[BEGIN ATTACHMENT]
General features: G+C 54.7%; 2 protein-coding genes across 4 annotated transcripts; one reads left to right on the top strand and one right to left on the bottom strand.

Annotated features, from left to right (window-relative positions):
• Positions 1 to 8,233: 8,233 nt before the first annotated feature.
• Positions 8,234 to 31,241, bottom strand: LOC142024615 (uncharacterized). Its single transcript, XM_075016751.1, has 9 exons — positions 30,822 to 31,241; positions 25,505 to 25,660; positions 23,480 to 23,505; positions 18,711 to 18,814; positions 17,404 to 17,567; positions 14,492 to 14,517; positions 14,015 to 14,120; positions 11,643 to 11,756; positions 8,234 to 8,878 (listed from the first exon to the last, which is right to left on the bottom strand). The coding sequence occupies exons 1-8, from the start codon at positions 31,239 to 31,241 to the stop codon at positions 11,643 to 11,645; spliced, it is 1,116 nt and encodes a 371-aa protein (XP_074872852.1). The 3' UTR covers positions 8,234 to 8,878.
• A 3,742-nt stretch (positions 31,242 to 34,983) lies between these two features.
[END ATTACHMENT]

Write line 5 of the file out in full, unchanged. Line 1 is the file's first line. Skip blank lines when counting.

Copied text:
• A 3,742-nt stretch (positions 31,242 to 34,983) lies between these two features.